Why Polaris Is Not Investing in Gold
September 15, 2015
2015 has been another difficult year for gold investors. The most common way for investors to buy gold is through the largest ETF, GLD. GLD is down 7.74% for the year (through 9/10) and down more than 43% from its August 2011 highs.
Some investors believe that gold is a great investment as an inflation hedge or a “safe haven” against bad markets. But it’s important to consider the following:
- Gold is not a "safe haven" investment: There are many examples of when the stock market and gold were dropping in price at the same time. The most recent example was when gold dropped more than 25% from March 2008 through October 2008. Although it was less pronounced, gold also dropped during the beginning of the 2000 – 2002 market correction, losing over 16% from February 2000 through April 2001.
- Gold is not an inflation hedge: I am an avid student of history. There have been inflationary times when gold prices have gone up and there have been inflationary times when gold values have dropped. For example, gold lost over 23% of its value in 1946-47 when the country experienced 18% and 8% inflation in each year respectively. And in 1968 – 1970, gold lost over 22% while inflation was 4.7%, 6.2% and 5.6% respectively.
Here are additional reasons why Polaris is cautious about gold:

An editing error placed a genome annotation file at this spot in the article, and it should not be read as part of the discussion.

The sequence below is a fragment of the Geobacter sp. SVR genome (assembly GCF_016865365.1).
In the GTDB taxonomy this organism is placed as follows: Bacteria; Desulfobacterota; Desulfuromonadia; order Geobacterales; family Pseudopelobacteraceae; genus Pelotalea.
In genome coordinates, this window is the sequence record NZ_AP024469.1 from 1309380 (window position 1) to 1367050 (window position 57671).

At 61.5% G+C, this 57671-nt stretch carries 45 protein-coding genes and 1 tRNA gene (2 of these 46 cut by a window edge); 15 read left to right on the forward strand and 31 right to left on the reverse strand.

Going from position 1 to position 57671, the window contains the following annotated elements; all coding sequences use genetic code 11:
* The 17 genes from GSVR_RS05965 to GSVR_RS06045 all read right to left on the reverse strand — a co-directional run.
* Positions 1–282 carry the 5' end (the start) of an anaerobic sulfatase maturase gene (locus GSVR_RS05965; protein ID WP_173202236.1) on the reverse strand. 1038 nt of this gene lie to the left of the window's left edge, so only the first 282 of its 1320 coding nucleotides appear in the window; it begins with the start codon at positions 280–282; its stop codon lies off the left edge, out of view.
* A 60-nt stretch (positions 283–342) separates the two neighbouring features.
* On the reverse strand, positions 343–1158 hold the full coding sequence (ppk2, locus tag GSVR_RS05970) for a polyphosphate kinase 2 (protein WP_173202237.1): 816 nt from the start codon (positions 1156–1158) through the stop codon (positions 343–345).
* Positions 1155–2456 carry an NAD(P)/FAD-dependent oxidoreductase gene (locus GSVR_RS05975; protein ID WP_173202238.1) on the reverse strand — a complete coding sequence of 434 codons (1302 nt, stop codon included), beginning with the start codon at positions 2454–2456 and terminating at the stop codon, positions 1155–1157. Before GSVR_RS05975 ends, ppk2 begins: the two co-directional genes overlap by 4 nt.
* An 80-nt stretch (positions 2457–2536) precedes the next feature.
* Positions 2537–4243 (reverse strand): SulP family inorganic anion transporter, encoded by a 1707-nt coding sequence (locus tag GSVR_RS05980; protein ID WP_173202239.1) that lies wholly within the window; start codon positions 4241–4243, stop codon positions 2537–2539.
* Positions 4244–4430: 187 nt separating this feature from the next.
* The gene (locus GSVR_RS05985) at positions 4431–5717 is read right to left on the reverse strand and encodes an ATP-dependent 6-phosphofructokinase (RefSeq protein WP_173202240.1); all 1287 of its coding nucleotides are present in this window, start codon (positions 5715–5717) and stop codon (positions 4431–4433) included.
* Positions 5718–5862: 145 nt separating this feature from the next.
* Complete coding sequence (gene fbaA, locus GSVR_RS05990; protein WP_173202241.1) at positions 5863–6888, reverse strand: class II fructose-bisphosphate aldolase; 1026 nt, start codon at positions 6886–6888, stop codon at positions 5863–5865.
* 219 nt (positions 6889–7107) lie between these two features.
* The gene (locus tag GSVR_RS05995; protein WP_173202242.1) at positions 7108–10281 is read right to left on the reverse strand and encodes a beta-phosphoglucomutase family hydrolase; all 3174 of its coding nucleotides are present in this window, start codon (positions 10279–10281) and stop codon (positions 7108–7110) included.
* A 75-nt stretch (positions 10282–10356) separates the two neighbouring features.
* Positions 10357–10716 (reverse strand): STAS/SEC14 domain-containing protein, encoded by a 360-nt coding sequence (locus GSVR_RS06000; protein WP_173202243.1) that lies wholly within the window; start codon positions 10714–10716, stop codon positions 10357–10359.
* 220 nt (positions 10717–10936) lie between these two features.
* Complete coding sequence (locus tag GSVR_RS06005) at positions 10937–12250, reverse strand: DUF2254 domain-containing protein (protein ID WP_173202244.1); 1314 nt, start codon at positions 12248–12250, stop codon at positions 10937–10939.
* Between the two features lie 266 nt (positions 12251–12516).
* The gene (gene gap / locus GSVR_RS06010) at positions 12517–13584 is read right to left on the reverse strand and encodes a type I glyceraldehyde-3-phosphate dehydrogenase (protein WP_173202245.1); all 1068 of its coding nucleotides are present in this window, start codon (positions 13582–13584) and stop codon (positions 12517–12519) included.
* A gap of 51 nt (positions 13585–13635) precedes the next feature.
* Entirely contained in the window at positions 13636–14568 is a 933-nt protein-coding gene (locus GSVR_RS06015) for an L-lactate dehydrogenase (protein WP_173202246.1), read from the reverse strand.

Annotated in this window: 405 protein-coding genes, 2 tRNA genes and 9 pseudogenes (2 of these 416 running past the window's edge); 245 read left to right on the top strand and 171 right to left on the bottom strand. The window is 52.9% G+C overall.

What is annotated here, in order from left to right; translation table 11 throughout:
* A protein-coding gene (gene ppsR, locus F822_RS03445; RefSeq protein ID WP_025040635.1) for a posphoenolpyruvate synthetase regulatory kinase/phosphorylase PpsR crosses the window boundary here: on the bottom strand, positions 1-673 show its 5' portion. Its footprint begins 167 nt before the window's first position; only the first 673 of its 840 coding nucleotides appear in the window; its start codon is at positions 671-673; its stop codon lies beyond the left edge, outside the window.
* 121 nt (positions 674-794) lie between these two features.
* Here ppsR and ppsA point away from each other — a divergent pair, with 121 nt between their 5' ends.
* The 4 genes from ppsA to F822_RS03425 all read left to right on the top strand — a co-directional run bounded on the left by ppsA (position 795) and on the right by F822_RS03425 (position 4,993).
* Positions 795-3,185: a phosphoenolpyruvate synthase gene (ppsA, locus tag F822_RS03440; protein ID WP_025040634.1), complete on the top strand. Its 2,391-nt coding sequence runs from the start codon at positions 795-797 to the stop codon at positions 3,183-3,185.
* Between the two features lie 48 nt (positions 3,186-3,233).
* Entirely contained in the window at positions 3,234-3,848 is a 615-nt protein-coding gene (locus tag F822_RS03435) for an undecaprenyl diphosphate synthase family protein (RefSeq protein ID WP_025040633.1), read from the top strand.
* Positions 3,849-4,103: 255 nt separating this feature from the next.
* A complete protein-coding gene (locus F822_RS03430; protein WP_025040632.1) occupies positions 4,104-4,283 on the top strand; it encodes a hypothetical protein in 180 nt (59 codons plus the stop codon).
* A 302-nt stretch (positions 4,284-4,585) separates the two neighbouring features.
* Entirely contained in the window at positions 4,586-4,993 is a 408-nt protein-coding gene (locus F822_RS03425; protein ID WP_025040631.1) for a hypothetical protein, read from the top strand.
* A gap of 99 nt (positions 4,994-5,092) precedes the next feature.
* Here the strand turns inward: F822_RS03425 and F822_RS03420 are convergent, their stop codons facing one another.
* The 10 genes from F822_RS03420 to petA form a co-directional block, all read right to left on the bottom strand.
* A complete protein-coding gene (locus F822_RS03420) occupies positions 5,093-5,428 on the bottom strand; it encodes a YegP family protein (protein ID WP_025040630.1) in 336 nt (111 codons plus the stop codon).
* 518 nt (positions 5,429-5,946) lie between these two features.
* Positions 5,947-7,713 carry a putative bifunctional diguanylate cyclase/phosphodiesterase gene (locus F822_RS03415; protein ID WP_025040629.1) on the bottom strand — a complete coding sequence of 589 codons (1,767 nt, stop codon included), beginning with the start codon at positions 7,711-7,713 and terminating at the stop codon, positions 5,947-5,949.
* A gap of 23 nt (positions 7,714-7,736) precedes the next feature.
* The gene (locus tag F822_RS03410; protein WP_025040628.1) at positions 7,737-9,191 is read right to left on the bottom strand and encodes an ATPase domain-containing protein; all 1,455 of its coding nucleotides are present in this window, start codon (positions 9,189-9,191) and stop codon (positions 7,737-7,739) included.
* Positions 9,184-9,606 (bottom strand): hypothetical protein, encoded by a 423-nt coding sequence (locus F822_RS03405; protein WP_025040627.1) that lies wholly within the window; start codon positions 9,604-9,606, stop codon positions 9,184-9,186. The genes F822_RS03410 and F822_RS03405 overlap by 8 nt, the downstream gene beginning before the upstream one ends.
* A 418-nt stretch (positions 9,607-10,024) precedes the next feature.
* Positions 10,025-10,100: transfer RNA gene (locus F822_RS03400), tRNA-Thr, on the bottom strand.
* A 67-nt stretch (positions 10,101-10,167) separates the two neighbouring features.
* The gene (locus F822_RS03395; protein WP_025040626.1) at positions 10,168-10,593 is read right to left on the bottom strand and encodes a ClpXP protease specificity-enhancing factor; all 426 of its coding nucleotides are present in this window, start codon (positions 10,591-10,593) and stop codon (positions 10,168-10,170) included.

- Gold is not a currency hedge: If you track the U.S. dollar, you will find almost no correlation with gold prices. If you look at the rise and fall of the dollar against other major currencies over the past decade, gold didn’t hedge you.
- What are you really buying: Warren Buffet is often quoted about gold, calling it an “unproductive asset.” In a 2011 letter to investors he suggested that assets like gold “will never produce anything, but is purchased in the buyer’s hope that someone else will pay more for it in the future.”
- What is it really worth?: $300 an ounce? $3,000 an ounce? Gold started its huge ascent in April 2001 at $351 per ounce. Why did it go up to over $1,800 an ounce in August 2011? Why is it now a little over $1,100 an ounce? The reality of it is no one can honestly tell you what gold is worth. Gold’s price is all driven by perception and sentiment.
Even if you don’t agree with the above statements, here are a few good reasons not to be a gold investor.
First, we are not experiencing inflation. The most recent July Consumer Price figures indicated the index rose a scant 0.1%. Second, the dollar has strengthened against all major currencies over the past year. And finally, the U.S. economy is on stable ground.
There are four pillars to Polaris’ investment strategies: Technical analysis, macroeconomic evaluations, fundamental research, and market sentiment. Unfortunately, gold can only be evaluated based upon technical research and sentiment evaluations.While this would not preclude us from ever investing in gold, we would need stronger reasons to buy.
As you know, our dedicated investment team is constantly evaluating the markets looking for opportunities and evaluating risk. If our clinical research found opportunity to invest in gold in the future, we would do so. I hope that you enjoyed this e-mail. Please feel free to share it with anyone that you feel could benefit from Polaris’ services.
As always, I welcome your comments and questions.
Jeffrey J. Powell
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